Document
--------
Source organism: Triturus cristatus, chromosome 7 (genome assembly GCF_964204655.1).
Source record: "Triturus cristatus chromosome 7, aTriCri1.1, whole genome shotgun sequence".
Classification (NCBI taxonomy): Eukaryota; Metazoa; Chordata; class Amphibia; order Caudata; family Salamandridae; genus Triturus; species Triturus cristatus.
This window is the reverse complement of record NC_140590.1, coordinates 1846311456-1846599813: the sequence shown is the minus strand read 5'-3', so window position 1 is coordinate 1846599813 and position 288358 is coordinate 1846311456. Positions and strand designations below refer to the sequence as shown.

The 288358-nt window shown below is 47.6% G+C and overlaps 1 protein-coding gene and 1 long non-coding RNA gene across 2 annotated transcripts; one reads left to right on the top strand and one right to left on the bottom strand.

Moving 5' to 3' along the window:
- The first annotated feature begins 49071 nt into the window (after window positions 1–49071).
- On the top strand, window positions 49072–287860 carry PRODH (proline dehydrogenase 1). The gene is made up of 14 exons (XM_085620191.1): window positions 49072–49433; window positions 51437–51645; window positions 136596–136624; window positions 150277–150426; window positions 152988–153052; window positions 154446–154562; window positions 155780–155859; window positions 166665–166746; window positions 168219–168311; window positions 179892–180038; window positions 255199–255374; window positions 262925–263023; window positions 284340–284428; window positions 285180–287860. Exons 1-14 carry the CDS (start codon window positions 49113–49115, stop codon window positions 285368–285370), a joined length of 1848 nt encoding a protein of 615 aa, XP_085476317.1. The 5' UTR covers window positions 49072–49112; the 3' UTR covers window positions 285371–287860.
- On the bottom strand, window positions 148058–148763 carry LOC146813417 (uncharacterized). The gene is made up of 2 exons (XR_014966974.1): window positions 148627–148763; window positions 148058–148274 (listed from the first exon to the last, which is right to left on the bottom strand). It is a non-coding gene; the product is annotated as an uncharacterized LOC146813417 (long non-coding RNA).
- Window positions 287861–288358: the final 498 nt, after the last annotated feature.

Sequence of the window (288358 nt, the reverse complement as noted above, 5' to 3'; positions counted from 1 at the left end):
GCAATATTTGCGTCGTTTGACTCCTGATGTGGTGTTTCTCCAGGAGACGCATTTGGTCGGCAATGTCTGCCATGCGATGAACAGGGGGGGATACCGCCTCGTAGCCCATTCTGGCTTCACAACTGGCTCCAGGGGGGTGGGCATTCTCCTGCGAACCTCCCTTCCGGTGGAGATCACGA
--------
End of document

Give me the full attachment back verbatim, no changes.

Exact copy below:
Source organism: Triturus cristatus, chromosome 7 (genome assembly GCF_964204655.1).
Source record: "Triturus cristatus chromosome 7, aTriCri1.1, whole genome shotgun sequence".
Classification (NCBI taxonomy): Eukaryota; Metazoa; Chordata; class Amphibia; order Caudata; family Salamandridae; genus Triturus; species Triturus cristatus.
This window is the reverse complement of record NC_140590.1, coordinates 1846311456-1846599813: the sequence shown is the minus strand read 5'-3', so window position 1 is coordinate 1846599813 and position 288358 is coordinate 1846311456. Positions and strand designations below refer to the sequence as shown.

The 288358-nt window shown below is 47.6% G+C and overlaps 1 protein-coding gene and 1 long non-coding RNA gene across 2 annotated transcripts; one reads left to right on the top strand and one right to left on the bottom strand.

Moving 5' to 3' along the window:
- The first annotated feature begins 49071 nt into the window (after window positions 1–49071).
- On the top strand, window positions 49072–287860 carry PRODH (proline dehydrogenase 1). The gene is made up of 14 exons (XM_085620191.1): window positions 49072–49433; window positions 51437–51645; window positions 136596–136624; window positions 150277–150426; window positions 152988–153052; window positions 154446–154562; window positions 155780–155859; window positions 166665–166746; window positions 168219–168311; window positions 179892–180038; window positions 255199–255374; window positions 262925–263023; window positions 284340–284428; window positions 285180–287860. Exons 1-14 carry the CDS (start codon window positions 49113–49115, stop codon window positions 285368–285370), a joined length of 1848 nt encoding a protein of 615 aa, XP_085476317.1. The 5' UTR covers window positions 49072–49112; the 3' UTR covers window positions 285371–287860.
- On the bottom strand, window positions 148058–148763 carry LOC146813417 (uncharacterized). The gene is made up of 2 exons (XR_014966974.1): window positions 148627–148763; window positions 148058–148274 (listed from the first exon to the last, which is right to left on the bottom strand). It is a non-coding gene; the product is annotated as an uncharacterized LOC146813417 (long non-coding RNA).
- Window positions 287861–288358: the final 498 nt, after the last annotated feature.

Sequence of the window (288358 nt, the reverse complement as noted above, 5' to 3'; positions counted from 1 at the left end):
GCAATATTTGCGTCGTTTGACTCCTGATGTGGTGTTTCTCCAGGAGACGCATTTGGTCGGCAATGTCTGCCATGCGATGAACAGGGGGGGATACCGCCTCGTAGCCCATTCTGGCTTCACAACTGGCTCCAGGGGGGTGGGCATTCTCCTGCGAACCTCCCTTCCGGTGGAGATCACGA